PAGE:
Archive for the ‘Online Classes’ Category

Movie Wednesday: Sense and Sensibility

Brave Writer Movie Wednesday Sense and Sensibility

by Amy Frantz

The Dashwood sisters, Elinor, Marianne, and Margaret, are left penniless when Mr. Dashwood passes away, leaving everything to their half-brother who forces them to move out of their own home and live meagerly with distant relatives. In the country, the young women encounter love and heartache as they navigate their new social status.


[This post contains Amazon affiliate links. When you click on those links to make purchases,
Brave Writer receives compensation at no extra cost to you. Thank you!]


Sense and Sensibility by Jane Austen was originally published in 1811. It’s original by line read: “By a Lady.” But today Jane Austen might be one of the most recognizable author names on any given shelf in a bookstore.

In 1995 Austen’s novel was adapted to the big screen as a major motion picture. Directed by Ang Lee, the film stars Emma Thompson, Alan Rickman, Kate Winslet, and Hugh Grant.

Much of Austen’s work, if not all of it, falls under the genre of novels of manners. Novels of manners are deeply concerned with, well, manners. That is to say, the social conventions, restrictions, and behaviors that “define a class.”

In Sense and Sensibility, a lot of emphasis is given to how characters behave when interacting with others, sometimes in juxtaposition with how society feels they ought to behave. Characters who behave “improperly” are sneered at or judged by those around them.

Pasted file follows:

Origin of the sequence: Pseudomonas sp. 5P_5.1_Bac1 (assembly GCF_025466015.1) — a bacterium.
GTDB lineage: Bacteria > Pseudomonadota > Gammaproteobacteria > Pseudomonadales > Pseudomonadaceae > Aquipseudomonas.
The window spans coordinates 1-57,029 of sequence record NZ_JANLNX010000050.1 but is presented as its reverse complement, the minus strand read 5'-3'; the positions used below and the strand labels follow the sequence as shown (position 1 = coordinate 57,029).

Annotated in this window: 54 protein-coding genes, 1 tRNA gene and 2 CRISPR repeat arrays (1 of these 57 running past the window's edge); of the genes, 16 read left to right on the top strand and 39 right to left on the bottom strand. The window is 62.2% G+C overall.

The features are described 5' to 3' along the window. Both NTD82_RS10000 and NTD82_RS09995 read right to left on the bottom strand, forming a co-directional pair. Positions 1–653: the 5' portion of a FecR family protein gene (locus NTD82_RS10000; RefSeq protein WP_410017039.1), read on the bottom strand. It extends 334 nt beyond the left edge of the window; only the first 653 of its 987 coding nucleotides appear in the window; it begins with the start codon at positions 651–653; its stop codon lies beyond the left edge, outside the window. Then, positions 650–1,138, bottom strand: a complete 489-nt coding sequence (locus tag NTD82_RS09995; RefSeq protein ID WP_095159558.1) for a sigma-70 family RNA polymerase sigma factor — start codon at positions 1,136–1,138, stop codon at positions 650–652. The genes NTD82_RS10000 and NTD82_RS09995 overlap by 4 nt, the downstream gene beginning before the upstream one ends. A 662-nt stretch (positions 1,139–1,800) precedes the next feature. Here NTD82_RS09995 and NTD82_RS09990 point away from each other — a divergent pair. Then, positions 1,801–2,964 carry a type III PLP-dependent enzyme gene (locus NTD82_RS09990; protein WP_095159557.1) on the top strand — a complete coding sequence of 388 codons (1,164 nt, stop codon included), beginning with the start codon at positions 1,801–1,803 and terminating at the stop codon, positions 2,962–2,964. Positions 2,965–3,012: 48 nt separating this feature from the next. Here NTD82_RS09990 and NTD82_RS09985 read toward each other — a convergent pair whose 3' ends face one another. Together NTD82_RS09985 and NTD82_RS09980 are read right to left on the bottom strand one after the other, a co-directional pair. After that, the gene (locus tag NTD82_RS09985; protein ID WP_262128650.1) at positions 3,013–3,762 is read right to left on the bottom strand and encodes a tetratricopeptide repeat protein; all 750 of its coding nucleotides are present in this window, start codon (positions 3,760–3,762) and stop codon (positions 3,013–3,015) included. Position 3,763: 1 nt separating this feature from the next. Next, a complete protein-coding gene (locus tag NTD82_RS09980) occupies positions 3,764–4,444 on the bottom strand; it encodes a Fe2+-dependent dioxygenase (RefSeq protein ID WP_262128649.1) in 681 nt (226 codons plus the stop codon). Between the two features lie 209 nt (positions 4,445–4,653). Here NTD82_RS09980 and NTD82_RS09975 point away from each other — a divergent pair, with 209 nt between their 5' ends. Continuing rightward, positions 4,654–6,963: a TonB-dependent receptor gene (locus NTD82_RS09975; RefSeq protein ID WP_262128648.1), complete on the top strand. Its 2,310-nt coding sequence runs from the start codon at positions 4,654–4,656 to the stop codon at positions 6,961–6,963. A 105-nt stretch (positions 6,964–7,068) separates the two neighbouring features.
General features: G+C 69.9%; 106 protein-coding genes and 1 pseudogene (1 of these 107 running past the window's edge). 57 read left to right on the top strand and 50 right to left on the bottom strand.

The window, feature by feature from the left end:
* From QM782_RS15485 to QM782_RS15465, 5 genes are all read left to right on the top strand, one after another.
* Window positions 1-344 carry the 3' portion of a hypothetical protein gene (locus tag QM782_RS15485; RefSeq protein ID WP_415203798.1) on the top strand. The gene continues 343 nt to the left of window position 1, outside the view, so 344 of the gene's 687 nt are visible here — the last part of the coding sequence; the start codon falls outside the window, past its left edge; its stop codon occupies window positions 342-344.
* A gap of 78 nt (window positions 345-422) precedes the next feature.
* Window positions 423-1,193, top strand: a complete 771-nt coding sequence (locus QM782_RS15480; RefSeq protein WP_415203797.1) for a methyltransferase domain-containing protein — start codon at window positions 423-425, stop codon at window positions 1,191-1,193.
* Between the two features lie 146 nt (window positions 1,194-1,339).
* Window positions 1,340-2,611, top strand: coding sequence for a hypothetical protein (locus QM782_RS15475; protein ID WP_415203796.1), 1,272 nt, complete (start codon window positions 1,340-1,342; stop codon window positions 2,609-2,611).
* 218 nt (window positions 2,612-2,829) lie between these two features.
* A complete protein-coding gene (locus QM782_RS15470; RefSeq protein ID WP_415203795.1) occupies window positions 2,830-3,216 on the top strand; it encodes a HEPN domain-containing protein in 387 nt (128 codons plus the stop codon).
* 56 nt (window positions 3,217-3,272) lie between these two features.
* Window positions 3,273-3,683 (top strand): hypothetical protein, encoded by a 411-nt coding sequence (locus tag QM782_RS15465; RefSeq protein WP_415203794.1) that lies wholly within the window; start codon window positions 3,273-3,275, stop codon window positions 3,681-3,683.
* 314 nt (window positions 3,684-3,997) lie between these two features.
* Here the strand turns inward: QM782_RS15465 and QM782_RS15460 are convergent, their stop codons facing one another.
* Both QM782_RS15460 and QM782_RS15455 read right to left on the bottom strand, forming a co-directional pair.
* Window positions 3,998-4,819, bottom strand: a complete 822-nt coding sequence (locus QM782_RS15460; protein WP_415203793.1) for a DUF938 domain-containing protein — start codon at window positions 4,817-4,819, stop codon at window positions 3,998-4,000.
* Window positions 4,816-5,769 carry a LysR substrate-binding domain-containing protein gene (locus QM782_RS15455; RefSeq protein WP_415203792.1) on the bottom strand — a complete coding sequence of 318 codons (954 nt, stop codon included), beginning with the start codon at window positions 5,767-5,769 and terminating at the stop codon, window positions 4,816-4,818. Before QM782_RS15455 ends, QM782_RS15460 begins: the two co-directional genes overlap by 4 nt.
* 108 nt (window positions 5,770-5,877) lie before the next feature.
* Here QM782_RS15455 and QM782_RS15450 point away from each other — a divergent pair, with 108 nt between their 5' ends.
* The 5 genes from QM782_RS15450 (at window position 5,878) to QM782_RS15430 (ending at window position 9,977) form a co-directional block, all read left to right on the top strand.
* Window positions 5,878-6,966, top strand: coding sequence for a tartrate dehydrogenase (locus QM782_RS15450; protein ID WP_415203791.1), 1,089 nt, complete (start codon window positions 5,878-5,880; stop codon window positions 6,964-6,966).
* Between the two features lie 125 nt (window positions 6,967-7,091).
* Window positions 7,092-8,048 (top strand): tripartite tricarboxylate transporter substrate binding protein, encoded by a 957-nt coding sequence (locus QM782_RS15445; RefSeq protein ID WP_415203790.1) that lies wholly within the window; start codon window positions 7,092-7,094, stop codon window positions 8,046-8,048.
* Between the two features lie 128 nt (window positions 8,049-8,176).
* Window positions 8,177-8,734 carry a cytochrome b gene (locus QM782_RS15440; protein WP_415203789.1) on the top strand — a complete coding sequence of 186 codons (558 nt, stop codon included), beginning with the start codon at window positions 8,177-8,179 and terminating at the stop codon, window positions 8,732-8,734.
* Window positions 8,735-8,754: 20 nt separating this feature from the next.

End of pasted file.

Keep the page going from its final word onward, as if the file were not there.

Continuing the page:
A central struggle many characters face is how to forge meaningful relationships around the restrictions on class and gender interactions put on them by society, and much of both the comedy and drama arises from how awkward following these conventions can make a conversation.

Discussion Questions

  • At the time during which Sense and Sensibility is set only men could inherit property, so the Dashwood sisters and their mother are deprived of their home and forced to live in the countryside. What other examples from the story can you think of that show the different social restrictions and expectations placed on men and women?
  • Do you think the film provides sufficient evidence of the change in Marianne’s affections towards Colonel Brandon at the end of the film or does it feel too sudden? Explain your answer.
  • Of the Dashwood sisters, whom do you relate to the most and why?
  • A character arc is when a character fundamentally changes as a result of their experiences. Example: Marianne journeys from innocent naivety to a more subdued practicality after her heart is broken by Willoughby. Do you think Elinor has a character arc? And if so, in what ways do you think she demonstrates growth over the course of the story?

Additional Resources

Brave Writer Boomerang Book ClubSign up now for our online Boomerang Book Club for Sense and Sensibility (class begins January 1, 2019).

Our book discussions are drawn from rich works of fiction that will easily fulfill the English credit requirement for literature for a year of high school.

Also check out our Brave Writer ideas for a Jane Austen Deep Dive including:

  • novels,
  • films,
  • writing
  • prompts,
  • tutorials, and more!

Amy Frantz is a Brave Writer alum and now works as a Virtual Marketing Assistant for Brave Writer.


Banner header Arrow Boomerang

January 2019 Boomerang Book Club

Brave Writer Boomerang 2019 January Book Club

The Boomerang Book Club for January 2019 is starting soon! It’s amazing how time flies, but believe it or not it’ll be January before you know it! And with the new year comes new book clubs. You can register for January’s Boomerang Book Club now to ensure your child starts the writing year off on a good foot with some good ol’ Jane Austen.

Homeschool students especially need the chance to talk about what they read—yet the busy mother-of-many doesn’t always have time to read those lengthy dense books, let alone discuss them in depth! And that’s where we come in.

Also a FREE digital copy of our language arts guide based on the book selection for the month is provided.


[This post contains Amazon affiliate links. When you click on those links to make purchases,
Brave Writer receives compensation at no extra cost to you. Thank you!]